American chickens covered in chlorine have become a hot-button Brexit issue in Britain

KFC has just scrapped its “finger lickin’ good” catchphrase—and appetite for cheap American chicken isn’t much better across the pond, where U.S. fowls are ruffling feathers. As a contentious post-Brexit agricultural bill makes its way through British parliament, the country has fixated on the possibility of importing U.S. chickens, raised in such unhygienic conditions that they have to be washed in chlorine before they’re sold to consumers. Will Brits be forced to eat chlorinated U.S. chicken? It’s a question that’s dividing the nation.

Agriculture Bill 2019-21 came into existence as Britain continues to find new trading partners after it exited the European Union. Because of Brexit, the island has had to leave the EU’s Common Agricultural Policy, which sets relatively high standards for animal welfare as a key stipulation for European farmers to receive income support from the government. The EU makes these direct payments to farmers to ensure Europe’s food security by making farming a worthwhile industry (farmers make 40% less than workers in non-agricultural sectors).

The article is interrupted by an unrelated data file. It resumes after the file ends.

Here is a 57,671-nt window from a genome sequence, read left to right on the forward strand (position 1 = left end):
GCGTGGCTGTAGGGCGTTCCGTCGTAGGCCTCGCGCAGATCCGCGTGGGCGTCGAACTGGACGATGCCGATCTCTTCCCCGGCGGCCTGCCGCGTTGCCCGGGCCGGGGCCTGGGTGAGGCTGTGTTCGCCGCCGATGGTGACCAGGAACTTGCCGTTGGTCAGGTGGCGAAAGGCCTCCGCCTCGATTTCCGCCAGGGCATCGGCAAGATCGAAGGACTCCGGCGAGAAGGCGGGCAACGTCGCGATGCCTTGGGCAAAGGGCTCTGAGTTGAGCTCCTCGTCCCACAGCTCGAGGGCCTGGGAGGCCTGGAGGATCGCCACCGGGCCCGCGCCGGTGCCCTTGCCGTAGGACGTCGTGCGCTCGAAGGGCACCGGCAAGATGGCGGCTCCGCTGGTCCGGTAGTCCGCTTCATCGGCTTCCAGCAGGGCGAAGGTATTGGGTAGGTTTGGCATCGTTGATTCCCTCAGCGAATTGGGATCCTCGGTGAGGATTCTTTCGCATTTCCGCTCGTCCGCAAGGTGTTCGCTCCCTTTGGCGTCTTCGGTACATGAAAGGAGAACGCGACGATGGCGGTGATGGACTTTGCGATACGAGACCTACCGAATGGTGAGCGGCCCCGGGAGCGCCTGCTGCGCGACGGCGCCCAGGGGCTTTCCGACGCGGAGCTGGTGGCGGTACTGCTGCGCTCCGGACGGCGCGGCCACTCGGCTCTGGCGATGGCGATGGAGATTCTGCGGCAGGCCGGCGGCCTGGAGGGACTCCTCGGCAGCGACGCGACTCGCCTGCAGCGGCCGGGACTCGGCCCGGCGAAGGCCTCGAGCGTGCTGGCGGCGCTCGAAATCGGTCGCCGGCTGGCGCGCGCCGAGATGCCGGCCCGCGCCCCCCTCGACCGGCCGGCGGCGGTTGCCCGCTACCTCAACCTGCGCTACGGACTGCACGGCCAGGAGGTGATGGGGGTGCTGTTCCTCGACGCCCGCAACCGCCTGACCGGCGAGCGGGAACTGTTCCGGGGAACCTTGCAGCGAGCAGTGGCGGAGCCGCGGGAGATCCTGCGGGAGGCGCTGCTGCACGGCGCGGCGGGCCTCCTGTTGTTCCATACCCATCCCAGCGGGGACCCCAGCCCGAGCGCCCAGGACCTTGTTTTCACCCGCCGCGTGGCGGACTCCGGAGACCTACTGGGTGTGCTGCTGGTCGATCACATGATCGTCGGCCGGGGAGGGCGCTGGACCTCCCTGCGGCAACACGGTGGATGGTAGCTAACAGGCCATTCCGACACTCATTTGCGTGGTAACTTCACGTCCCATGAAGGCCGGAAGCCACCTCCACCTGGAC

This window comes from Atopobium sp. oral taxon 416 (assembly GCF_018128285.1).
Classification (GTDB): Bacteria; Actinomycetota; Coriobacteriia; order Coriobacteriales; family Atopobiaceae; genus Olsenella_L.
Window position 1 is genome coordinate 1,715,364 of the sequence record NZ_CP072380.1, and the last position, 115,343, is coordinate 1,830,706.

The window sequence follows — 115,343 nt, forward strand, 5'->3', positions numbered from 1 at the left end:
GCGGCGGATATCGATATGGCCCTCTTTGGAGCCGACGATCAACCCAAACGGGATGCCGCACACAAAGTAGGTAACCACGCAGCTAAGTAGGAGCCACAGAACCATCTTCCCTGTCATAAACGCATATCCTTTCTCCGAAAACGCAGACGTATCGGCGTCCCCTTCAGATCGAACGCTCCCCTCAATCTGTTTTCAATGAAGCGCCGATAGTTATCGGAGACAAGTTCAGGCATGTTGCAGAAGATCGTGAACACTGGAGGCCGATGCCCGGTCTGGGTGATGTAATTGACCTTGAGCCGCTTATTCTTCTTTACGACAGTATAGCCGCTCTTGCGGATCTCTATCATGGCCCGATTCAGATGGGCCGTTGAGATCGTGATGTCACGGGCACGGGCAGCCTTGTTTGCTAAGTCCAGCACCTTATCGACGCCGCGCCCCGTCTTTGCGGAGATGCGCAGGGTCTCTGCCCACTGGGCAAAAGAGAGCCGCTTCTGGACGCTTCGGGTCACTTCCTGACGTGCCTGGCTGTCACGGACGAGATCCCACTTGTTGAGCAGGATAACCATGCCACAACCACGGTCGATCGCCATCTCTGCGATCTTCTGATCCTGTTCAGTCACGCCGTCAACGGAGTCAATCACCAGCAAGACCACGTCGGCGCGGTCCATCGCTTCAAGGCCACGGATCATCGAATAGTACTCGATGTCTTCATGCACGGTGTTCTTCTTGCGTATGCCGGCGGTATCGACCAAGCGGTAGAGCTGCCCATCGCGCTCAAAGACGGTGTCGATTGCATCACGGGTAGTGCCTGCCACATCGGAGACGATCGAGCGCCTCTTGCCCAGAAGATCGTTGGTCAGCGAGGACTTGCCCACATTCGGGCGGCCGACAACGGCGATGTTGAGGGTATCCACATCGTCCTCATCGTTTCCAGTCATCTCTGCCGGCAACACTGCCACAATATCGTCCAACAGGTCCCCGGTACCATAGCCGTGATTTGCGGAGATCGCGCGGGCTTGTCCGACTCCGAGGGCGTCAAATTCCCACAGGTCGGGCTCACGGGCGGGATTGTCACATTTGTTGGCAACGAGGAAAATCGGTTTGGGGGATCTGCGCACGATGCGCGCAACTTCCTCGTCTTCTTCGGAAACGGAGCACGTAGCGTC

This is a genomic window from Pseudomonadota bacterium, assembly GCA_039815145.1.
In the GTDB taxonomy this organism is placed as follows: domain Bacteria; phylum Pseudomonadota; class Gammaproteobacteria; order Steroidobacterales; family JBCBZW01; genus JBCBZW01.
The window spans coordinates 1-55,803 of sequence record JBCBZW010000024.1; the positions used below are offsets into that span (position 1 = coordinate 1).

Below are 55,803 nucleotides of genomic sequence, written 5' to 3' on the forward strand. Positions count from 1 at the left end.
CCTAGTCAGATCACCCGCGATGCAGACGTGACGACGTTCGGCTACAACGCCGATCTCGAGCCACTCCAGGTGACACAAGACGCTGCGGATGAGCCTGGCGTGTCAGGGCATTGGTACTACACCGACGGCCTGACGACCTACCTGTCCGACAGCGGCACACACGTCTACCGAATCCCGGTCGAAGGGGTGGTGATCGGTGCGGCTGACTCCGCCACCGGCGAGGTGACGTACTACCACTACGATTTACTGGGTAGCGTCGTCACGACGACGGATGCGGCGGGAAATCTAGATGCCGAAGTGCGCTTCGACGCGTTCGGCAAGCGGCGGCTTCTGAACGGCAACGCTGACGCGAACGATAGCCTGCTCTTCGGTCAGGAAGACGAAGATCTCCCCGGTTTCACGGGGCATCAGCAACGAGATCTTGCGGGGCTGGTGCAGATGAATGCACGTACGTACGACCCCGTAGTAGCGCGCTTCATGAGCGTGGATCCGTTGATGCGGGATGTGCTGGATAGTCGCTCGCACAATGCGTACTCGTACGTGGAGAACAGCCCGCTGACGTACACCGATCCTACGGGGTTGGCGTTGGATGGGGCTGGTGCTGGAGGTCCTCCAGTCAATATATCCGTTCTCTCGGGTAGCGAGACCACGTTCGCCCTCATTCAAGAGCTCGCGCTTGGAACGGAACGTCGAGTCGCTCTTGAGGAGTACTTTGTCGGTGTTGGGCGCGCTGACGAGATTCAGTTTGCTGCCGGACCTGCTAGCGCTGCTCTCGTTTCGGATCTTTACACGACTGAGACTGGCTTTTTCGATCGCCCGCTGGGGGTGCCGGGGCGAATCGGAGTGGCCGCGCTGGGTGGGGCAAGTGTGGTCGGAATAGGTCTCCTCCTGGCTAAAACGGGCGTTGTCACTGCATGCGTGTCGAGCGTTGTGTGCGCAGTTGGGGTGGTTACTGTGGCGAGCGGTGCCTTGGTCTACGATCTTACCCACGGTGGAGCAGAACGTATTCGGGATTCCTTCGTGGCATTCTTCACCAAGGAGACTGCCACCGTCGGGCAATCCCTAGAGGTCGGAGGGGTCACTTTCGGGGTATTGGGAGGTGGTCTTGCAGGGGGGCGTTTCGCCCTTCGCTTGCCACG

As an alternative to the EU, Britain has looked into increasing trade with the U.S., an endeavor welcomed by President Trump, who slavered over “a very big trade deal.” But, the U.S. has a comparative lack of welfare standards, and uses an array of hormones, antibiotics, and chemicals—such as chlorine washes for chicken. British MPs defeated an amendment, by 337 votes to 251, that aimed to protect hygiene and welfare standards as part of a framework for post-Brexit deals.


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